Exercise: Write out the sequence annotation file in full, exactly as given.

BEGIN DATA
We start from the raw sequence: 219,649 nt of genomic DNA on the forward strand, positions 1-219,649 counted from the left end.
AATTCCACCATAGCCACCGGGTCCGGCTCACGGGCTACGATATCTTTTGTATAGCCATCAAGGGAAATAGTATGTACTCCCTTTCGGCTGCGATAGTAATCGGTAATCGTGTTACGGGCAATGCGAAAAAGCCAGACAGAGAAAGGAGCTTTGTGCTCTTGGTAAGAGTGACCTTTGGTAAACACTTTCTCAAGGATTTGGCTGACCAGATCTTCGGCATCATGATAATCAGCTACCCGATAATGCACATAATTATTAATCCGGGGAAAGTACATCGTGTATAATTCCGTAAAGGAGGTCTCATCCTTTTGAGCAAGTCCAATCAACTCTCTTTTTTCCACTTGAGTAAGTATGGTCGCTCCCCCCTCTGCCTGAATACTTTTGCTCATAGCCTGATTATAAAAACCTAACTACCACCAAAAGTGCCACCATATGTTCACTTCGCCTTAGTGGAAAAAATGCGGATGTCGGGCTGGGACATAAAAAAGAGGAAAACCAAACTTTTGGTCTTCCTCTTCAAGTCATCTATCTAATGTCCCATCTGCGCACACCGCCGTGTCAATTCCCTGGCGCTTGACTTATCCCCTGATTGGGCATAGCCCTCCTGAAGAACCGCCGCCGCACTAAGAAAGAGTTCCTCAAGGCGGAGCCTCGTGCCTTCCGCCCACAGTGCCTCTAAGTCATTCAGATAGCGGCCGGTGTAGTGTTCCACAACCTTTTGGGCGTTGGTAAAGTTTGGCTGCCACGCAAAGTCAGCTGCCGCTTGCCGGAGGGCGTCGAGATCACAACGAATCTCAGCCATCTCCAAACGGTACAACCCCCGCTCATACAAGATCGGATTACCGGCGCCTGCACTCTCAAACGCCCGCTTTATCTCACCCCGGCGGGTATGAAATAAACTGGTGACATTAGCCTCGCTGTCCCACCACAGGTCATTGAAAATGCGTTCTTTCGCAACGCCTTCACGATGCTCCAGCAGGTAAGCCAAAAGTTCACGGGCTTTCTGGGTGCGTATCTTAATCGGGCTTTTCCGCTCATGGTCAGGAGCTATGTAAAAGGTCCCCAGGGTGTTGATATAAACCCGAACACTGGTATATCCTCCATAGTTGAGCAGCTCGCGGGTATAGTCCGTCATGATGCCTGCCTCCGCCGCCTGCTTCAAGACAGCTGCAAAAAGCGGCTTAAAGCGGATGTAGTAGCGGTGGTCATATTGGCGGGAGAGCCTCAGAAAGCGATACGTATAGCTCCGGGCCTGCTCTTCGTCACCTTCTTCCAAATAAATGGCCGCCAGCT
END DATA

We start from the raw sequence: 219,649 nt of genomic DNA on the forward strand, positions 1-219,649 counted from the left end.
AATTCCACCATAGCCACCGGGTCCGGCTCACGGGCTACGATATCTTTTGTATAGCCATCAAGGGAAATAGTATGTACTCCCTTTCGGCTGCGATAGTAATCGGTAATCGTGTTACGGGCAATGCGAAAAAGCCAGACAGAGAAAGGAGCTTTGTGCTCTTGGTAAGAGTGACCTTTGGTAAACACTTTCTCAAGGATTTGGCTGACCAGATCTTCGGCATCATGATAATCAGCTACCCGATAATGCACATAATTATTAATCCGGGGAAAGTACATCGTGTATAATTCCGTAAAGGAGGTCTCATCCTTTTGAGCAAGTCCAATCAACTCTCTTTTTTCCACTTGAGTAAGTATGGTCGCTCCCCCCTCTGCCTGAATACTTTTGCTCATAGCCTGATTATAAAAACCTAACTACCACCAAAAGTGCCACCATATGTTCACTTCGCCTTAGTGGAAAAAATGCGGATGTCGGGCTGGGACATAAAAAAGAGGAAAACCAAACTTTTGGTCTTCCTCTTCAAGTCATCTATCTAATGTCCCATCTGCGCACACCGCCGTGTCAATTCCCTGGCGCTTGACTTATCCCCTGATTGGGCATAGCCCTCCTGAAGAACCGCCGCCGCACTAAGAAAGAGTTCCTCAAGGCGGAGCCTCGTGCCTTCCGCCCACAGTGCCTCTAAGTCATTCAGATAGCGGCCGGTGTAGTGTTCCACAACCTTTTGGGCGTTGGTAAAGTTTGGCTGCCACGCAAAGTCAGCTGCCGCTTGCCGGAGGGCGTCGAGATCACAACGAATCTCAGCCATCTCCAAACGGTACAACCCCCGCTCATACAAGATCGGATTACCGGCGCCTGCACTCTCAAACGCCCGCTTTATCTCACCCCGGCGGGTATGAAATAAACTGGTGACATTAGCCTCGCTGTCCCACCACAGGTCATTGAAAATGCGTTCTTTCGCAACGCCTTCACGATGCTCCAGCAGGTAAGCCAAAAGTTCACGGGCTTTCTGGGTGCGTATCTTAATCGGGCTTTTCCGCTCATGGTCAGGAGCTATGTAAAAGGTCCCCAGGGTGTTGATATAAACCCGAACACTGGTATATCCTCCATAGTTGAGCAGCTCGCGGGTATAGTCCGTCATGATGCCTGCCTCCGCCGCCTGCTTCAAGACAGCTGCAAAAAGCGGCTTAAAGCGGATGTAGTAGCGGTGGTCATATTGGCGGGAGAGCCTCAGAAAGCGATACGTATAGCTCCGGGCCTGCTCTTCGTCACCTTCTTCCAAATAAATGGCCGCCAGCT